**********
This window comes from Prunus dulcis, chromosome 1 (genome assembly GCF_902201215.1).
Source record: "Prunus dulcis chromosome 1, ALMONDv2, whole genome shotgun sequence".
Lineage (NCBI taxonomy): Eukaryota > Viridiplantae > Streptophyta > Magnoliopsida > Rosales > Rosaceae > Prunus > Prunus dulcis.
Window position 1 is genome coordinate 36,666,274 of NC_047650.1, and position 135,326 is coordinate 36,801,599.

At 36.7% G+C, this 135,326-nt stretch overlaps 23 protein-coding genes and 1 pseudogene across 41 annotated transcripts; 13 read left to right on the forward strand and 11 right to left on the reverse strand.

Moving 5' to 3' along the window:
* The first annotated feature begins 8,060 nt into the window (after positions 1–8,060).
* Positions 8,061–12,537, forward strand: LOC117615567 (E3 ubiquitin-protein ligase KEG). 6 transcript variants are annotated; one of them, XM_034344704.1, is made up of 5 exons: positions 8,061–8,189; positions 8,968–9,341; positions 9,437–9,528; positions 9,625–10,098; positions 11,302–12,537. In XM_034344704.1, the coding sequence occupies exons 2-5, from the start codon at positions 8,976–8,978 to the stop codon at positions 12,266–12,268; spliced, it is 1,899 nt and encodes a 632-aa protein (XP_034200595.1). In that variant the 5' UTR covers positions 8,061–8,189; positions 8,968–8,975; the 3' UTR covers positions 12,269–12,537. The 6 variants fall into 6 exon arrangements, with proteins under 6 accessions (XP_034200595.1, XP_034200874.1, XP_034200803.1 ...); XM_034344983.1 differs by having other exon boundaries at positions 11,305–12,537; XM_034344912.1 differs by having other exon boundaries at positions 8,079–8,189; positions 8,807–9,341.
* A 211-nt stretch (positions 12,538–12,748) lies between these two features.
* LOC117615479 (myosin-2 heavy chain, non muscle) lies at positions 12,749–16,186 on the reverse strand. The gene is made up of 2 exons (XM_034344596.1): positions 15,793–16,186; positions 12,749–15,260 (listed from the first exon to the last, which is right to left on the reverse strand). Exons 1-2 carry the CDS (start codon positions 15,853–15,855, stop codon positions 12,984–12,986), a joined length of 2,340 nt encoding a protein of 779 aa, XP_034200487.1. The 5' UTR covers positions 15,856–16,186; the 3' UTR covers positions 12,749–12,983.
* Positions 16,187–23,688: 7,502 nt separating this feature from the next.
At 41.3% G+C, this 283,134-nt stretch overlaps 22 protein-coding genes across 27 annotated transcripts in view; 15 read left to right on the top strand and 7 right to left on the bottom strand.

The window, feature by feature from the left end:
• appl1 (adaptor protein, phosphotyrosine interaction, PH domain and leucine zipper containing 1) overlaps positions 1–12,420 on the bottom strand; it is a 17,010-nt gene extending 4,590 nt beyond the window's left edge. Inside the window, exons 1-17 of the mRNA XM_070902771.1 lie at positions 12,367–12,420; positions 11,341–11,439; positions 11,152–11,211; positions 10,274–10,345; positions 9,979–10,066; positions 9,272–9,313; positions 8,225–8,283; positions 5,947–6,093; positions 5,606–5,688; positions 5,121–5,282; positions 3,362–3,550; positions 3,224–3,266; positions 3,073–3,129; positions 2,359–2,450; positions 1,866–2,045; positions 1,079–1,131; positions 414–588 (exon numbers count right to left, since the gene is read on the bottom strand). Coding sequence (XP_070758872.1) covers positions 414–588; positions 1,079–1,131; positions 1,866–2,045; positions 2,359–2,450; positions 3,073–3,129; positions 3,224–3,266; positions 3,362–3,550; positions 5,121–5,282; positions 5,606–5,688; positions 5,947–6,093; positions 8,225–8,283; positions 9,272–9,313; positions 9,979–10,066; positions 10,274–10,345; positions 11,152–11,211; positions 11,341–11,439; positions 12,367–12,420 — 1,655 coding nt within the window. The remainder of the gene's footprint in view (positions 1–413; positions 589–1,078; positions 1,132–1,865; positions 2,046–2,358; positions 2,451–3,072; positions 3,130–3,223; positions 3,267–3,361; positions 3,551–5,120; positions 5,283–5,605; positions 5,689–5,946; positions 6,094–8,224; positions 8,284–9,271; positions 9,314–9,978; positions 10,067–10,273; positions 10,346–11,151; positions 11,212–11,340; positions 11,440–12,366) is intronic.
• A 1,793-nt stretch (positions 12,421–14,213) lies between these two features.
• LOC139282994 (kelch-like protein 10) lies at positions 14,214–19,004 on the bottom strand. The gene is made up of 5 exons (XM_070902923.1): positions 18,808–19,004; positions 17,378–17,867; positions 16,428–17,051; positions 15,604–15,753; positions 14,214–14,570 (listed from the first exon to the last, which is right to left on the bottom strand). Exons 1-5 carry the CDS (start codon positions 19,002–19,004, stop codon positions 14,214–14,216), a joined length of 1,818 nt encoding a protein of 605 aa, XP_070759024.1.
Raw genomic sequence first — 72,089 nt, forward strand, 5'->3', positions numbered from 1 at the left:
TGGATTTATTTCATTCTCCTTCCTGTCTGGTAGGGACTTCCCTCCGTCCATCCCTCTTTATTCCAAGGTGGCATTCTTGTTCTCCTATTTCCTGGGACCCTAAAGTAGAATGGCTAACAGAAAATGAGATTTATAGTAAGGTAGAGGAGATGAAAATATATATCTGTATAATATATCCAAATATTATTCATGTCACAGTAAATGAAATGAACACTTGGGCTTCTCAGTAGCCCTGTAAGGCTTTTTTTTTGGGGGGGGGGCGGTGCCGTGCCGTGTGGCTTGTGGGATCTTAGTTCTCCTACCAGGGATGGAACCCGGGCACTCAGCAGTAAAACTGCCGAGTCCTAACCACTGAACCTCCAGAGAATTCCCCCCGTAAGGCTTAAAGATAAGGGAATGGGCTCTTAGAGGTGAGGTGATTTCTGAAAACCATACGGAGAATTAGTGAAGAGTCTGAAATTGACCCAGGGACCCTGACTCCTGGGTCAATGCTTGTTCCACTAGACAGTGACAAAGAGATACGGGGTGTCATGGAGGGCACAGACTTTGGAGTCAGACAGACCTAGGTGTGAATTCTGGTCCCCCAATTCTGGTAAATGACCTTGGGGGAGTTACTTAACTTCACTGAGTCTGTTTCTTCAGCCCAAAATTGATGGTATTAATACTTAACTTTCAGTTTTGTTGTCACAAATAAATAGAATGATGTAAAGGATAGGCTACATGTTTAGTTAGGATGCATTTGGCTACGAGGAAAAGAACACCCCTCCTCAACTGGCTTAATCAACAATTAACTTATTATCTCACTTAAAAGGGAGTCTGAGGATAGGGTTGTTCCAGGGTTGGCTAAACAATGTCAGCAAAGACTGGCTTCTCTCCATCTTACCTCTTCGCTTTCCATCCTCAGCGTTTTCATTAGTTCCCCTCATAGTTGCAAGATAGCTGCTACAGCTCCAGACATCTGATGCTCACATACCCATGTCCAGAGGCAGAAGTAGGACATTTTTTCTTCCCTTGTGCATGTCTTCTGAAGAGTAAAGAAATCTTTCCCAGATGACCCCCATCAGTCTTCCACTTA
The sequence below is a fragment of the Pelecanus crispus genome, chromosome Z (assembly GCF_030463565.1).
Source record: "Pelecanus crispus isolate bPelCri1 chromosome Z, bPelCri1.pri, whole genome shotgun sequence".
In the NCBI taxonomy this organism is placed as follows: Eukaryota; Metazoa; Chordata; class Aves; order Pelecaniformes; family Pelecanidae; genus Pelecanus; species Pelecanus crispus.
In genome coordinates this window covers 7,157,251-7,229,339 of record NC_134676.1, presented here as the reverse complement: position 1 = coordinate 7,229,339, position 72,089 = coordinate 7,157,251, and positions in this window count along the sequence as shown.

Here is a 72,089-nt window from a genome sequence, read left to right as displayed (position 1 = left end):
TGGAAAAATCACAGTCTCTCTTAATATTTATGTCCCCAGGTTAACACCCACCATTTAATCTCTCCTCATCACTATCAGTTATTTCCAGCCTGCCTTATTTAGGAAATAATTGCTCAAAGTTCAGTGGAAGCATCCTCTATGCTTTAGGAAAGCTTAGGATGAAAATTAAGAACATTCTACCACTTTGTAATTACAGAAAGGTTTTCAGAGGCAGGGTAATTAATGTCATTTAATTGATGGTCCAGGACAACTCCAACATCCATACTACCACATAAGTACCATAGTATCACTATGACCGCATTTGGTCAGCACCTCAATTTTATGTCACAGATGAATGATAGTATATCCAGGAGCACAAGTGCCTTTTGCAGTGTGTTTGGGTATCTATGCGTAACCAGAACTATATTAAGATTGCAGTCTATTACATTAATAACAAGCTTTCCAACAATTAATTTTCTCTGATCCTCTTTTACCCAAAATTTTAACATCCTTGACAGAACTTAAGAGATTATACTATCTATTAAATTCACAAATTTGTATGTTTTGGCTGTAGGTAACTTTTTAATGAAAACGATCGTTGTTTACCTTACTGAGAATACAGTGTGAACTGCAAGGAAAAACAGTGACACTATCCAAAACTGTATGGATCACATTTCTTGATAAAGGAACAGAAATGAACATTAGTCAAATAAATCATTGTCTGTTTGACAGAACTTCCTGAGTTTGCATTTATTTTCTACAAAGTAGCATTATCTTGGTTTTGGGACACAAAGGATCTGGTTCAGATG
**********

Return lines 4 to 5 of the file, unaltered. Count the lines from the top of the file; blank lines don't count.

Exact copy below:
Window position 1 is genome coordinate 36,666,274 of NC_047650.1, and position 135,326 is coordinate 36,801,599.

At 36.7% G+C, this 135,326-nt stretch overlaps 23 protein-coding genes and 1 pseudogene across 41 annotated transcripts; 13 read left to right on the forward strand and 11 right to left on the reverse strand.